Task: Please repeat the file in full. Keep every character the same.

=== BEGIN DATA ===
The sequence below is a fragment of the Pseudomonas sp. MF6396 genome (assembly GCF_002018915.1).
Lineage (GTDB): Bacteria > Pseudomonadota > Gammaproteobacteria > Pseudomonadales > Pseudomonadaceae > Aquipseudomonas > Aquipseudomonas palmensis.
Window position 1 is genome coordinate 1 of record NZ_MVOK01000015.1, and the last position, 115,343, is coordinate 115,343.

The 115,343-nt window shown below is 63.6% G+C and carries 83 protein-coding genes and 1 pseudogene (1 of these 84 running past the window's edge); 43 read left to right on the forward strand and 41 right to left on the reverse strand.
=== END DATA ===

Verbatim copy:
The sequence below is a fragment of the Pseudomonas sp. MF6396 genome (assembly GCF_002018915.1).
Lineage (GTDB): Bacteria > Pseudomonadota > Gammaproteobacteria > Pseudomonadales > Pseudomonadaceae > Aquipseudomonas > Aquipseudomonas palmensis.
Window position 1 is genome coordinate 1 of record NZ_MVOK01000015.1, and the last position, 115,343, is coordinate 115,343.

The 115,343-nt window shown below is 63.6% G+C and carries 83 protein-coding genes and 1 pseudogene (1 of these 84 running past the window's edge); 43 read left to right on the forward strand and 41 right to left on the reverse strand.